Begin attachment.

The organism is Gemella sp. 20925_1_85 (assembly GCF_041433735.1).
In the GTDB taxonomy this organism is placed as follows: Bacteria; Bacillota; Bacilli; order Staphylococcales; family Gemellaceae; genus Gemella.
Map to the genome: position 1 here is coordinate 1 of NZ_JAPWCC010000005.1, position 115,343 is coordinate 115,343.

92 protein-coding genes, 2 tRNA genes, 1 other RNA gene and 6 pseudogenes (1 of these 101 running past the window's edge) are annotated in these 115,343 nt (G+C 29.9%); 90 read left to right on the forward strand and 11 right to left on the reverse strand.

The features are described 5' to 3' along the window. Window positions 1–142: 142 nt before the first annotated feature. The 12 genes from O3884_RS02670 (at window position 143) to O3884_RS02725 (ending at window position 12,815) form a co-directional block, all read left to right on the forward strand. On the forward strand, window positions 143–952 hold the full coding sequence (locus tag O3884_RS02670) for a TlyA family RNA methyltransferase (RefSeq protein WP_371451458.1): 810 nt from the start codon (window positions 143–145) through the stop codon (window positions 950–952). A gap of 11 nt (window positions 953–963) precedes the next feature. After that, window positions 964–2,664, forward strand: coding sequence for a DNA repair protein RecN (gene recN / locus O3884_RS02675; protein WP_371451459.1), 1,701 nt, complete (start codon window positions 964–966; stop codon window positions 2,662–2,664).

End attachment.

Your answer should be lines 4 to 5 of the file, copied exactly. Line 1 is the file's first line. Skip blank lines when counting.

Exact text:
92 protein-coding genes, 2 tRNA genes, 1 other RNA gene and 6 pseudogenes (1 of these 101 running past the window's edge) are annotated in these 115,343 nt (G+C 29.9%); 90 read left to right on the forward strand and 11 right to left on the reverse strand.

The features are described 5' to 3' along the window. Window positions 1–142: 142 nt before the first annotated feature. The 12 genes from O3884_RS02670 (at window position 143) to O3884_RS02725 (ending at window position 12,815) form a co-directional block, all read left to right on the forward strand. On the forward strand, window positions 143–952 hold the full coding sequence (locus tag O3884_RS02670) for a TlyA family RNA methyltransferase (RefSeq protein WP_371451458.1): 810 nt from the start codon (window positions 143–145) through the stop codon (window positions 950–952). A gap of 11 nt (window positions 953–963) precedes the next feature. After that, window positions 964–2,664, forward strand: coding sequence for a DNA repair protein RecN (gene recN / locus O3884_RS02675; protein WP_371451459.1), 1,701 nt, complete (start codon window positions 964–966; stop codon window positions 2,662–2,664).